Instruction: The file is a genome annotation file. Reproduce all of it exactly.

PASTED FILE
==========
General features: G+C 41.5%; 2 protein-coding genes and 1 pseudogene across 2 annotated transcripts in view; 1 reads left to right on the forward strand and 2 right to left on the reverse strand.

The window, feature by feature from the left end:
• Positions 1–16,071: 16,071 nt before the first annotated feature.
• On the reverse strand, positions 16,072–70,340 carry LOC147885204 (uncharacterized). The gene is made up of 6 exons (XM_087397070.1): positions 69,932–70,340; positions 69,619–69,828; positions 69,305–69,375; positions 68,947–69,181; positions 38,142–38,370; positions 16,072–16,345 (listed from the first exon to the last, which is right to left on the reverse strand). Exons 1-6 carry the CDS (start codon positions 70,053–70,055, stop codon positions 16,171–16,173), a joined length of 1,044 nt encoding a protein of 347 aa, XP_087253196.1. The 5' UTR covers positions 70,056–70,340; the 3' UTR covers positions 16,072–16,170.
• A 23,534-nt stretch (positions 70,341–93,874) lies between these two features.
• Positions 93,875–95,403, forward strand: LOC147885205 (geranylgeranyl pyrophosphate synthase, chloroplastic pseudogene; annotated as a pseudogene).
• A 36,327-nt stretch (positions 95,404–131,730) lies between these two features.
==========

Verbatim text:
General features: G+C 41.5%; 2 protein-coding genes and 1 pseudogene across 2 annotated transcripts in view; 1 reads left to right on the forward strand and 2 right to left on the reverse strand.

The window, feature by feature from the left end:
• Positions 1–16,071: 16,071 nt before the first annotated feature.
• On the reverse strand, positions 16,072–70,340 carry LOC147885204 (uncharacterized). The gene is made up of 6 exons (XM_087397070.1): positions 69,932–70,340; positions 69,619–69,828; positions 69,305–69,375; positions 68,947–69,181; positions 38,142–38,370; positions 16,072–16,345 (listed from the first exon to the last, which is right to left on the reverse strand). Exons 1-6 carry the CDS (start codon positions 70,053–70,055, stop codon positions 16,171–16,173), a joined length of 1,044 nt encoding a protein of 347 aa, XP_087253196.1. The 5' UTR covers positions 70,056–70,340; the 3' UTR covers positions 16,072–16,170.
• A 23,534-nt stretch (positions 70,341–93,874) lies between these two features.
• Positions 93,875–95,403, forward strand: LOC147885205 (geranylgeranyl pyrophosphate synthase, chloroplastic pseudogene; annotated as a pseudogene).
• A 36,327-nt stretch (positions 95,404–131,730) lies between these two features.